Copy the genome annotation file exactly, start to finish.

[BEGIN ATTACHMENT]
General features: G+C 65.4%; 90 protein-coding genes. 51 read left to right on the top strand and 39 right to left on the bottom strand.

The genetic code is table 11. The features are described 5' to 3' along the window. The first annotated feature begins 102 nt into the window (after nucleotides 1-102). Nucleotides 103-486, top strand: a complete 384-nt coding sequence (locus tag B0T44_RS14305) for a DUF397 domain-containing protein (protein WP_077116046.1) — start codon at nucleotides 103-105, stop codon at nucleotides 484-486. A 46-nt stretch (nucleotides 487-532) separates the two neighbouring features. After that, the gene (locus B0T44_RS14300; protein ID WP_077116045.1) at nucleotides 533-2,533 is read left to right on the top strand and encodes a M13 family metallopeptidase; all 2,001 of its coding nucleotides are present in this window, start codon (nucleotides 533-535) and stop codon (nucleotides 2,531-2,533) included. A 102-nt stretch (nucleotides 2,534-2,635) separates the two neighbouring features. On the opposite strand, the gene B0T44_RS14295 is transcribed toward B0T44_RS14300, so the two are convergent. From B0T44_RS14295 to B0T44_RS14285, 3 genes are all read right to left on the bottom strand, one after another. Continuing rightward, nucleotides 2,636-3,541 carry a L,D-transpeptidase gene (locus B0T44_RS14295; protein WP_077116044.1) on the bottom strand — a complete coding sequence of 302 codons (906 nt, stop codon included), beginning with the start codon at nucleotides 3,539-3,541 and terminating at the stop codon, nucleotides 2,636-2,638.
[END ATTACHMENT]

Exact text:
General features: G+C 65.4%; 90 protein-coding genes. 51 read left to right on the top strand and 39 right to left on the bottom strand.

The genetic code is table 11. The features are described 5' to 3' along the window. The first annotated feature begins 102 nt into the window (after nucleotides 1-102). Nucleotides 103-486, top strand: a complete 384-nt coding sequence (locus tag B0T44_RS14305) for a DUF397 domain-containing protein (protein WP_077116046.1) — start codon at nucleotides 103-105, stop codon at nucleotides 484-486. A 46-nt stretch (nucleotides 487-532) separates the two neighbouring features. After that, the gene (locus B0T44_RS14300; protein ID WP_077116045.1) at nucleotides 533-2,533 is read left to right on the top strand and encodes a M13 family metallopeptidase; all 2,001 of its coding nucleotides are present in this window, start codon (nucleotides 533-535) and stop codon (nucleotides 2,531-2,533) included. A 102-nt stretch (nucleotides 2,534-2,635) separates the two neighbouring features. On the opposite strand, the gene B0T44_RS14295 is transcribed toward B0T44_RS14300, so the two are convergent. From B0T44_RS14295 to B0T44_RS14285, 3 genes are all read right to left on the bottom strand, one after another. Continuing rightward, nucleotides 2,636-3,541 carry a L,D-transpeptidase gene (locus B0T44_RS14295; protein WP_077116044.1) on the bottom strand — a complete coding sequence of 302 codons (906 nt, stop codon included), beginning with the start codon at nucleotides 3,539-3,541 and terminating at the stop codon, nucleotides 2,636-2,638.